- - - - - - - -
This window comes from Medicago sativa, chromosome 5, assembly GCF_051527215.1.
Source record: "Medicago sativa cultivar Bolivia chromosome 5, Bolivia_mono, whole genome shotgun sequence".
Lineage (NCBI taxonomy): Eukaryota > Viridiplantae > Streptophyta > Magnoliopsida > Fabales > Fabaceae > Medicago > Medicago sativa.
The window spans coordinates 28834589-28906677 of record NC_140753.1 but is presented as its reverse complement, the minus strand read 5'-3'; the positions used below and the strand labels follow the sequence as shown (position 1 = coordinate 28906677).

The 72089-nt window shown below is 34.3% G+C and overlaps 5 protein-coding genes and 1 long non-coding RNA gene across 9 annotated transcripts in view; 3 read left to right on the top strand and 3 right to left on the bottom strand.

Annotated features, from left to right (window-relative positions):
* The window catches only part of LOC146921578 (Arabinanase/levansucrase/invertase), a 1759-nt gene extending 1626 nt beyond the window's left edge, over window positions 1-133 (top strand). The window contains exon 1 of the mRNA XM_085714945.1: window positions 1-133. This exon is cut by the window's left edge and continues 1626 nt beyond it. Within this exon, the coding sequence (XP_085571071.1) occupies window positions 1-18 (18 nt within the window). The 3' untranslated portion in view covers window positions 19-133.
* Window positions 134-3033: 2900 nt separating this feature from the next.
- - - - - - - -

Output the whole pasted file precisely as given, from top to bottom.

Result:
This window comes from Medicago sativa, chromosome 5, assembly GCF_051527215.1.
Source record: "Medicago sativa cultivar Bolivia chromosome 5, Bolivia_mono, whole genome shotgun sequence".
Lineage (NCBI taxonomy): Eukaryota > Viridiplantae > Streptophyta > Magnoliopsida > Fabales > Fabaceae > Medicago > Medicago sativa.
The window spans coordinates 28834589-28906677 of record NC_140753.1 but is presented as its reverse complement, the minus strand read 5'-3'; the positions used below and the strand labels follow the sequence as shown (position 1 = coordinate 28906677).

The 72089-nt window shown below is 34.3% G+C and overlaps 5 protein-coding genes and 1 long non-coding RNA gene across 9 annotated transcripts in view; 3 read left to right on the top strand and 3 right to left on the bottom strand.

Annotated features, from left to right (window-relative positions):
* The window catches only part of LOC146921578 (Arabinanase/levansucrase/invertase), a 1759-nt gene extending 1626 nt beyond the window's left edge, over window positions 1-133 (top strand). The window contains exon 1 of the mRNA XM_085714945.1: window positions 1-133. This exon is cut by the window's left edge and continues 1626 nt beyond it. Within this exon, the coding sequence (XP_085571071.1) occupies window positions 1-18 (18 nt within the window). The 3' untranslated portion in view covers window positions 19-133.
* Window positions 134-3033: 2900 nt separating this feature from the next.